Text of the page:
Universal Primary Education and the right to education in the post conflict setting : a case study of Gulu district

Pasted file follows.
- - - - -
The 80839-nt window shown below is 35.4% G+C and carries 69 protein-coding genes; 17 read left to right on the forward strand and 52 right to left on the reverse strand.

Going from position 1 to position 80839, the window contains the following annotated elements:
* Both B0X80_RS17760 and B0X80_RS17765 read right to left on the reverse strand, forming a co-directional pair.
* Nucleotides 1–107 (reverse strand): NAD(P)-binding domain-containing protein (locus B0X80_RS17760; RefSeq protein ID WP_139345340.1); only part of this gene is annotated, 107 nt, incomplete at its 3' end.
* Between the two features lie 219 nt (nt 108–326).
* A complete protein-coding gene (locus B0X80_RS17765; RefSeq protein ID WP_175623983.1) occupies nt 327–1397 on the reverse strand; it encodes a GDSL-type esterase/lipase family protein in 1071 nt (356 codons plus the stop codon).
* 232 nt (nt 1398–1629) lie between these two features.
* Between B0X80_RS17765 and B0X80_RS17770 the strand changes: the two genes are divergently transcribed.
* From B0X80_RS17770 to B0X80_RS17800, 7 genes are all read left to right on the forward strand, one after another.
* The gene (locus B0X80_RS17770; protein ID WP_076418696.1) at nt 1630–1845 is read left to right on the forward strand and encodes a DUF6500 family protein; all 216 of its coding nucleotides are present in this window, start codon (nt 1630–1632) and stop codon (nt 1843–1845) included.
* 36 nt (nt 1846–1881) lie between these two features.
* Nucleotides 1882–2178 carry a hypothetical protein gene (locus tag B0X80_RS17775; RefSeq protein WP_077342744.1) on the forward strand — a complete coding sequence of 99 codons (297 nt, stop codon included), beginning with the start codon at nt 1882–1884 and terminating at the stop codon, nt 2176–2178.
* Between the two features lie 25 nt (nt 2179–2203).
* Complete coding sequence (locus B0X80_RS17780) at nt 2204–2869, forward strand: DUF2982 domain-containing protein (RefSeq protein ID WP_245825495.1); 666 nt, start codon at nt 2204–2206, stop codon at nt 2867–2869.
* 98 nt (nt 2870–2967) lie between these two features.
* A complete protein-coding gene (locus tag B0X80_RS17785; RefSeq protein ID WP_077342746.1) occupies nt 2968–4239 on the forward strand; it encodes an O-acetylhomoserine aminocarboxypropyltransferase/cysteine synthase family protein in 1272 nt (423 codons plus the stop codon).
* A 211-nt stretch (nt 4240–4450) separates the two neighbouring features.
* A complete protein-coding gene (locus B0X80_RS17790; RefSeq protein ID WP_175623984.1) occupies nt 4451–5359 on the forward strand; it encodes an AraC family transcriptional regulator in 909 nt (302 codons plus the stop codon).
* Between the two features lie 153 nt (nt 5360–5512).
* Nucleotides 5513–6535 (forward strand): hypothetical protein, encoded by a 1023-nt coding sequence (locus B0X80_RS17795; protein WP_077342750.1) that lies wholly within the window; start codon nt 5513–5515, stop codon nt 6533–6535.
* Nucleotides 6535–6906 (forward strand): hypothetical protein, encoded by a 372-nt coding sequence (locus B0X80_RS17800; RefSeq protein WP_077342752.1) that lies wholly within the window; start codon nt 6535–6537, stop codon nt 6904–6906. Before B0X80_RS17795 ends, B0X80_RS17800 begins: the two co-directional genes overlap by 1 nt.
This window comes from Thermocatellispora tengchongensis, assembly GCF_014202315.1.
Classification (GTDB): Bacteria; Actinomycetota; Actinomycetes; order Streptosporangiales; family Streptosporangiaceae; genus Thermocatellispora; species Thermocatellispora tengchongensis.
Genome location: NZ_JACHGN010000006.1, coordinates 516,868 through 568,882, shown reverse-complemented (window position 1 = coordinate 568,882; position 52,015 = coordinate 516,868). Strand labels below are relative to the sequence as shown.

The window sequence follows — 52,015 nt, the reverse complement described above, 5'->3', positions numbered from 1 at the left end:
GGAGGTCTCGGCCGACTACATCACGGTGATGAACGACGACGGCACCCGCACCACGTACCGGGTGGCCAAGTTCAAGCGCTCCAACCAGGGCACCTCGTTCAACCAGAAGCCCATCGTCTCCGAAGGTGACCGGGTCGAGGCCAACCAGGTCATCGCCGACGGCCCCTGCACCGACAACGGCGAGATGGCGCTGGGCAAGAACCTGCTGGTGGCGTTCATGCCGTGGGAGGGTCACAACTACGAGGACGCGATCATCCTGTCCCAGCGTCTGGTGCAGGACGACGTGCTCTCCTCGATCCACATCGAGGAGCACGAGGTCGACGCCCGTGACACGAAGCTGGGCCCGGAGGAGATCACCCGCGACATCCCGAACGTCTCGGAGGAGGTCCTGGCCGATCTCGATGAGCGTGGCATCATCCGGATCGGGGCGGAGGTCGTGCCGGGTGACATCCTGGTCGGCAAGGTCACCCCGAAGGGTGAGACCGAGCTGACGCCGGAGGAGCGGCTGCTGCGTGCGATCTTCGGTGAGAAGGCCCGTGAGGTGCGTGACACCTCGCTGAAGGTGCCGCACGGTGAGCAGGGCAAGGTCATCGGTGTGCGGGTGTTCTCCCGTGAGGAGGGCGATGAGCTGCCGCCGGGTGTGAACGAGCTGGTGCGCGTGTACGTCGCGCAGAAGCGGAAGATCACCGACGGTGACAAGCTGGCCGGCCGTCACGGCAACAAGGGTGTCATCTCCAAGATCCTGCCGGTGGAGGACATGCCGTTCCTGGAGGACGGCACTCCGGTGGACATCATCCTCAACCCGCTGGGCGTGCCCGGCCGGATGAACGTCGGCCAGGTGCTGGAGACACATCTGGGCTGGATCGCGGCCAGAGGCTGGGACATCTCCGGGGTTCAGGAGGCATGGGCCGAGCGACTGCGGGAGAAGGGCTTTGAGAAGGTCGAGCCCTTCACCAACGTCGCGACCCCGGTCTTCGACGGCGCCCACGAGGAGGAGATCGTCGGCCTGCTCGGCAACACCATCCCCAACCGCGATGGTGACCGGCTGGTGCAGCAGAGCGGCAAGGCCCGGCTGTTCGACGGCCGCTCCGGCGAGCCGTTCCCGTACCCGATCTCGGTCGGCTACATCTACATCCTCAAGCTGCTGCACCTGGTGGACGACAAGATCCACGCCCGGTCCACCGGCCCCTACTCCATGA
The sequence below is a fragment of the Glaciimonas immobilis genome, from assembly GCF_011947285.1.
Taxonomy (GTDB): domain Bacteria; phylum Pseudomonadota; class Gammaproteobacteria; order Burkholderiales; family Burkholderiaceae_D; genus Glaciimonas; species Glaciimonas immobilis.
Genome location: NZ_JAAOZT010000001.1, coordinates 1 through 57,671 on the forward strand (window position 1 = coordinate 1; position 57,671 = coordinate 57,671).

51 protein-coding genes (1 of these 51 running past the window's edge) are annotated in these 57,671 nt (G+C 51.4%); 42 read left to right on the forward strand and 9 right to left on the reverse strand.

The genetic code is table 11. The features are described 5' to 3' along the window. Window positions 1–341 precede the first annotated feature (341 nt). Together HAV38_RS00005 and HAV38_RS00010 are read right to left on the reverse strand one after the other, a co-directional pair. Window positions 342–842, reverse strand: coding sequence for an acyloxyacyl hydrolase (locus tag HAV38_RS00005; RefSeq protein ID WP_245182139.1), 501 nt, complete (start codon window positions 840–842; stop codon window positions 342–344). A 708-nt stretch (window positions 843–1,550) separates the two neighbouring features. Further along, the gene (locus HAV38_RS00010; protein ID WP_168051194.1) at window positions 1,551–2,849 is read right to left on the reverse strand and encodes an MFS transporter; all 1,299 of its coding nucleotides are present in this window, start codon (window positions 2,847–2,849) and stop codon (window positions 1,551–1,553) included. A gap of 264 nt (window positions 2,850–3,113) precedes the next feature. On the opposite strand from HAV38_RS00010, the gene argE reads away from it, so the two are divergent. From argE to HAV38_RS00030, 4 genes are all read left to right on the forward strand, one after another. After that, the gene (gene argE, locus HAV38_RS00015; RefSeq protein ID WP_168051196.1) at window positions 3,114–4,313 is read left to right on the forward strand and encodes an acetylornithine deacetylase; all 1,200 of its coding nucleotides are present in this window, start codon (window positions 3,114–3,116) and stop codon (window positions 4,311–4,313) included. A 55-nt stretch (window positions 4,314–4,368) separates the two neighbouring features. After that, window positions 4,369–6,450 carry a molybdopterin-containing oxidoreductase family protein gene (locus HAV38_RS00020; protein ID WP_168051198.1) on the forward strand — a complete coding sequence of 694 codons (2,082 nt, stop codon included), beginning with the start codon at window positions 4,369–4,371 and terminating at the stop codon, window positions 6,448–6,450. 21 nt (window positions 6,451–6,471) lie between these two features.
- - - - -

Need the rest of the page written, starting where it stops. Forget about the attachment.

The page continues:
The aim of this study is to examine whether Universal Primary Education as a programme has been able to have all children of school going age access quality education in the post conflict setting. It also examines the extent to which this programme meets the curriculum needs of these children given the challenges that were brought about by the conflict in Northern Uganda. The study further reviews the relevant human rights instruments concerning the right to education and how they have been put in practice to enhance quality education in the post conflict setting of Northern Uganda. Uganda enacted various legal instruments, policies, programs and bodies related to education, such as the 1995 constitution of Uganda which established education as a right; the Poverty Eradication Action Plan (PEAP) which has since changed to National Development Plan (NDP); the Local Government Act 1997; the Education Policy Review Commission Report; the Education Strategic Investment Plan (ESIP); the Education Act 2008; and the Education Sector Review process all of which have been enhanced by international guiding instruments including the UDHR (1948) , ICESCR (1966) which address among other issues, the right to education which Uganda ratified in 1987 wherein, state parties shall make it compulsory and free. The right to education shall be directed to the full development of the human personality and the sense of its dignity as well as strengthening the respect for all human rights and freedoms. It is against this background that in December 1996 President Yoweri Museveni launched a policy of Universal Primary Education (UPE) in accordance with the government White Paper on Education (MoES, 1992) in which government was to provide free education to a maximum of four children from each family. This policy however, was revised in 2002 to cover all children of school-going age better known as ‘bonna basome’ and parents were expected to provide their children with clothing, stationery, transport, meals and medical care. However, the researcher comes in to shed more light on the fact that the conflict which lasted over 20 years necessitates the provision of an educational system that may not be wholly in rhythm with the principles underpinning UPE. Bearing in mind the fact that UPE was first initiated for implementation in an essentially peaceful environment, the post conflict setting prevailing in Northern Uganda presents unique challenges to the programme, not foreseen at the time of its inception. Therefore, can UPE, as an education delivery system, in its present, unmodified form, guarantee the right to quality education for majority populations in Northern Uganda who have been victims of the conflict? Isn’t there a danger of creating more disparities in education quality and performance when the curriculum needs of children in the post conflict setting are not specifically addressed? How “universal” should UPE be in the wake of the negative effects of the conflict to the people in Northern Uganda and what strategies need to be adopted to ensure real universality of the programme for all people of Uganda as a whole? This research therefore sets out to address questions such as these with a view of ensuring the right to quality education in the post conflict environment of Northern Uganda. The researcher goes on to establish these issues using a case study of Gulu district (with specific representation from Koch Ongako and Koch Koo divisions) having been one of the districts at the epitome of the conflict in Northern Uganda. Various methods including interviews, Focus Group Discussions, observation and photography are undertaken to collect data from the field. Much as UPE has enabled children especially the OVCs (Orphans and Vulnerable Children) and “the would be” child heads to access school, findings of the study also indicate a number of challenges that hinder quality education including less attention paid to the traumatic needs of children, automatic promotion, inadequate and irregular funding, inadequate number of teachers, limited infrastructural materials, no provision of lunch among others. Uniquely, it is noted that urban schools (Gulu Public P. 7 school and Gulu Prison P.7 School) were quite better than those in the rural setting (Koch-Ongako P.7 School and Koch- Koo P.7 School) in terms of infrastructural availability, number of teachers, among other things. However, this does not mean that they are well with regard to the provision of quality education. An investigation of the challenges hindering education service delivery in the post conflict setting is a clear manifestation of relegating the right to education. It is therefore evident that the adoption of the theory of Human Development would be one of the most appropriate approaches of dealing with these challenges since it emphasizes assessing development by how well it expands the capabilities of all people through enlarging a person’s ‘‘functioning and capabilities to function, the range of things that a person could do and be in his/her life. In addition to this, the Human Development approach unlike many other (basic needs and neo-liberalism approaches), embraces the aspects of rights, freedoms, and human agency. Therefore the HRBA as a method of enhancing public policy is pertinent in the human development approach since it recognizes the promotion of human rights and legal frameworks that guarantee human rights not only for their intrinsic value, but also for their instrumental value in promoting agency (individual and collective). These obligations require the accountability of the ‘‘duty bearers,’’ and are enforceable by law.